(Reuters) – Some students at Thailand’s Thammasat University posed with cardboard cutouts of well-known critics of the monarchy on Saturday in a protest as King Maha Vajiralongkorn was to present degrees amid growing calls for royal reform.
Youth and student-led demonstrations that began in July by demanding the ousting of former junta leader Prayuth Chan-ocha as prime minister have increasingly called for curbs on the king’s powers, breaking a longstanding taboo.
State broadcaster Thai PBS quoted a source as saying only around half of this year’s 9,600 Thammasat graduates joined rehearsals that are essential for those attending the degree ceremony. Last year, it said, only 10 percent missed the final ceremony.
The Palace has made no comment since the protests began. Prayuth warned students on Friday not to disrupt the graduation ceremonies at Thammasat, long seen as a centre of radicalism.
Student protesters set up life-size cardboard cutouts of historian Somsak Jeamteerasakul and former diplomat Pavin Chachavalpongpun, widely followed critics of the monarchy who live in self-exile.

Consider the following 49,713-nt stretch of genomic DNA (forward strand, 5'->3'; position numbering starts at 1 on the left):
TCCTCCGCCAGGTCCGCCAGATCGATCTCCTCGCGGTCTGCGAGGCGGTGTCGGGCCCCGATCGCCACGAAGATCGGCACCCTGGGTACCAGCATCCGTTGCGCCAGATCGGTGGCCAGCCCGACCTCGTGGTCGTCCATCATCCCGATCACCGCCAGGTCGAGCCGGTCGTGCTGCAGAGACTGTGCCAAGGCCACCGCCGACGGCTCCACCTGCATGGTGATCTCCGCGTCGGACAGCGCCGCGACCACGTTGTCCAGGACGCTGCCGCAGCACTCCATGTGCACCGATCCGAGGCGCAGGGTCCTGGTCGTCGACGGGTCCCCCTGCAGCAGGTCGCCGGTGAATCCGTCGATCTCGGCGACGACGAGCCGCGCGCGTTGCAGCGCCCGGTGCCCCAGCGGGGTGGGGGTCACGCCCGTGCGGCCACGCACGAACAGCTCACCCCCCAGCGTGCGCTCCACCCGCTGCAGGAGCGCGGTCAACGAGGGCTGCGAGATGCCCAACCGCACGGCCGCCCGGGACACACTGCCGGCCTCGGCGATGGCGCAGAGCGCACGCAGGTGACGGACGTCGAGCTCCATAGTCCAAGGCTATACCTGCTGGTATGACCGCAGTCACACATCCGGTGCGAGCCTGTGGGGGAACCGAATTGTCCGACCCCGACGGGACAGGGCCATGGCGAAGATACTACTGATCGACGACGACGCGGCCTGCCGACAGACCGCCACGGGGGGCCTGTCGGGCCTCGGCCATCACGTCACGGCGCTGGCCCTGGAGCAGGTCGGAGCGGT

“I chose to take a picture with Somsak because I respect him and I don’t think he deserves whatever happened to him for speaking the truth and bravely criticising the monarchy openly,” said one 23-year-old student, who gave his name as Marut.
Some students posed with a cardboard cutout of Bernard, a well-known nut seller on the campus for decades. Many students, at the ceremony with their families, ignored the cutouts.
The university did not respond to a request for comment.
The graduation ceremony with accompanying photos is a rite of passage in Thailand.